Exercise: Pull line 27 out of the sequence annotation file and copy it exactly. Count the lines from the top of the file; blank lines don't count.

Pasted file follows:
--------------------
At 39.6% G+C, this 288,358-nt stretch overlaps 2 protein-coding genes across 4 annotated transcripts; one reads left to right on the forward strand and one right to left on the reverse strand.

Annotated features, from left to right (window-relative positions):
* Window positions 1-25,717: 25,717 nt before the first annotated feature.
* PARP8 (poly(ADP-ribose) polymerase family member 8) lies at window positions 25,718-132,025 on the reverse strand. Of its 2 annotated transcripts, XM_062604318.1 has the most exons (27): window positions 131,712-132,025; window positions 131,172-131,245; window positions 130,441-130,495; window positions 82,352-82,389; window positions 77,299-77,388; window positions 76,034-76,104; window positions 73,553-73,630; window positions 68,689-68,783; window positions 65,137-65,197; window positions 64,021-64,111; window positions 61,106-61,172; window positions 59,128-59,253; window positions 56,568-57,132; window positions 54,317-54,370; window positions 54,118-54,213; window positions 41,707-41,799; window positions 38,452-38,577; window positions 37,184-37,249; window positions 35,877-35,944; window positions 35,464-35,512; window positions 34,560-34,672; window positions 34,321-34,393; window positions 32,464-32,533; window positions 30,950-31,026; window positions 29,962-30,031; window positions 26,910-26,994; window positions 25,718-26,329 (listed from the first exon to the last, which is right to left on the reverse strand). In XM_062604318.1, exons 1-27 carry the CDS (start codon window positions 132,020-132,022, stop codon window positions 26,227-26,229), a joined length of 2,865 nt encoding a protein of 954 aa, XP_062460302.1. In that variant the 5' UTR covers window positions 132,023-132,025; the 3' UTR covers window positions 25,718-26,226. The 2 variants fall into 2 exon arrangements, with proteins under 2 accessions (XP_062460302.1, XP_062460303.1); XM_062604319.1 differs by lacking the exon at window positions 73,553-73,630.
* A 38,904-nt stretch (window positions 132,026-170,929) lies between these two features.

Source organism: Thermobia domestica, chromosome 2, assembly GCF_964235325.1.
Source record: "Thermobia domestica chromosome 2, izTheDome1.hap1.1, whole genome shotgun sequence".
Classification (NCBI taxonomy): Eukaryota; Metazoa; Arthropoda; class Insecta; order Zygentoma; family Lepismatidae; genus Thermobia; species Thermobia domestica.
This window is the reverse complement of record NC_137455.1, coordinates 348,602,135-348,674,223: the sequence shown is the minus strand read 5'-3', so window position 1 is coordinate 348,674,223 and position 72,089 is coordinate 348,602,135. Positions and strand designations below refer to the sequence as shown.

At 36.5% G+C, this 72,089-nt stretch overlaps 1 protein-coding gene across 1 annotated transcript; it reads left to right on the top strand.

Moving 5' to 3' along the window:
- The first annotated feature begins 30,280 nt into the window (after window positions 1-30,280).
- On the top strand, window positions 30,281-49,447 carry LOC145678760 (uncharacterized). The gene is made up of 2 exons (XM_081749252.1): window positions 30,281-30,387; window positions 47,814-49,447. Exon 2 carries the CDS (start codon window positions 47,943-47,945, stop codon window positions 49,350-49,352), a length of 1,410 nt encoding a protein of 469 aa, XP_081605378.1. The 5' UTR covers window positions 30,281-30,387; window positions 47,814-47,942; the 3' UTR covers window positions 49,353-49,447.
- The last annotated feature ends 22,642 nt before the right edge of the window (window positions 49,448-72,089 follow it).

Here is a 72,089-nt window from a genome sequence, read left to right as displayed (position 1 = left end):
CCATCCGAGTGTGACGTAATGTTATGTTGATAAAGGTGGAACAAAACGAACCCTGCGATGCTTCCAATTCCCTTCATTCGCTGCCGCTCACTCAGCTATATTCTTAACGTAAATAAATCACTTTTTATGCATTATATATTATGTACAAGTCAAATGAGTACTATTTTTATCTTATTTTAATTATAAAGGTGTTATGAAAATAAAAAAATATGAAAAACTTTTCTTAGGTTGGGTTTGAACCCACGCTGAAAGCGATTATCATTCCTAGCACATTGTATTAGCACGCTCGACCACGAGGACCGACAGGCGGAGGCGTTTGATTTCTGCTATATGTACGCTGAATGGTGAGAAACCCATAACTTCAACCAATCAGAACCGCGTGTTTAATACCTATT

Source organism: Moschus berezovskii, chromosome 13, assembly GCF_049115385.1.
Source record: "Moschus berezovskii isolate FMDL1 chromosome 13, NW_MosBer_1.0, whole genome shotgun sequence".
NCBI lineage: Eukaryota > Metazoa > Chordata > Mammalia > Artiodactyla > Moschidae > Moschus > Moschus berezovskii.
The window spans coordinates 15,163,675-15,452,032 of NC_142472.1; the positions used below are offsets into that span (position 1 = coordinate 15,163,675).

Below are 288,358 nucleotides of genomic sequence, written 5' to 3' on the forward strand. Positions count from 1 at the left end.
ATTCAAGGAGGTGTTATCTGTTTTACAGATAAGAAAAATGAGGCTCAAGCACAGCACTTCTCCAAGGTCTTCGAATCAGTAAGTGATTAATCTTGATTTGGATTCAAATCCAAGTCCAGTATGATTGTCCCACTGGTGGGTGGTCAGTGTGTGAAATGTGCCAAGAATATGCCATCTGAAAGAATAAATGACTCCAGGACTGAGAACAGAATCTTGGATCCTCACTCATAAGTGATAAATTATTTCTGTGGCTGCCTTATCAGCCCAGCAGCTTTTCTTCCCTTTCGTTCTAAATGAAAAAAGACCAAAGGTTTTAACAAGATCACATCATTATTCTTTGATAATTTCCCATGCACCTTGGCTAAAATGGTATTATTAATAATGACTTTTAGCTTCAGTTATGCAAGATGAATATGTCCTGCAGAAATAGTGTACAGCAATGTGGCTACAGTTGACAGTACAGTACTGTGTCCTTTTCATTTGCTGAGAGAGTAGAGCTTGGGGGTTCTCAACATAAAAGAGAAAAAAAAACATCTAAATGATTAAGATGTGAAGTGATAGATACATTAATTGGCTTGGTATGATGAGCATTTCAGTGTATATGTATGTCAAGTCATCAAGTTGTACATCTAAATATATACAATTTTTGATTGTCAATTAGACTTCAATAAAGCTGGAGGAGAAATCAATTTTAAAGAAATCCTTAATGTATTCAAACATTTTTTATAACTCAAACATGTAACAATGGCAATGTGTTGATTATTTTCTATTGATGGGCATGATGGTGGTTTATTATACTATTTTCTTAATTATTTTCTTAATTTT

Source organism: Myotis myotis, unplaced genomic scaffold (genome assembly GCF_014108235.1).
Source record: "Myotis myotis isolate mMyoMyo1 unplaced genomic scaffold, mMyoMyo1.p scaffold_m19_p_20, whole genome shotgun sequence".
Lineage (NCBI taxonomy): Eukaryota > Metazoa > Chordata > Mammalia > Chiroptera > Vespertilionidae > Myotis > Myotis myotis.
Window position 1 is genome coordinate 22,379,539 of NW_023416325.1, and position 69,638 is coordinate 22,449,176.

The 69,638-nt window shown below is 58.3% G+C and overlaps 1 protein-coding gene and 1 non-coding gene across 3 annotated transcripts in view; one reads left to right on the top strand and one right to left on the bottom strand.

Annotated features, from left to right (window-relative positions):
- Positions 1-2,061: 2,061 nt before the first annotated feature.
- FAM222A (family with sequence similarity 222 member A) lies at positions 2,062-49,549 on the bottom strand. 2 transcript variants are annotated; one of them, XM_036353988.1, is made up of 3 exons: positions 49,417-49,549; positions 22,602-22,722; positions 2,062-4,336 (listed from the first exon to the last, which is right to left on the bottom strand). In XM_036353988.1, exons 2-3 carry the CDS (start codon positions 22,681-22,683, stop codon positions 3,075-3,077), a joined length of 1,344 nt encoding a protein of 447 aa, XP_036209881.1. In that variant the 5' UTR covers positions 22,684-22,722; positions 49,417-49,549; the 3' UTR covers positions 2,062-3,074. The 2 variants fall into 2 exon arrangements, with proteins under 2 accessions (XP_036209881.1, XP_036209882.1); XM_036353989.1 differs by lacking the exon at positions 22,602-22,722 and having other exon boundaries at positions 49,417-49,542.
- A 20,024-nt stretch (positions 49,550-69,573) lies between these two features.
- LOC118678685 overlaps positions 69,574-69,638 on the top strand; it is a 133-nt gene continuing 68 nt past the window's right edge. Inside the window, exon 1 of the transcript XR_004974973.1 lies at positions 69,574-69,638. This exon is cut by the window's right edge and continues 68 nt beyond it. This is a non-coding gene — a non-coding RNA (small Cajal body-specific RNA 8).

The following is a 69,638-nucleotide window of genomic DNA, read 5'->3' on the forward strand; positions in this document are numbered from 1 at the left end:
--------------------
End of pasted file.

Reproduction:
The 69,638-nt window shown below is 58.3% G+C and overlaps 1 protein-coding gene and 1 non-coding gene across 3 annotated transcripts in view; one reads left to right on the top strand and one right to left on the bottom strand.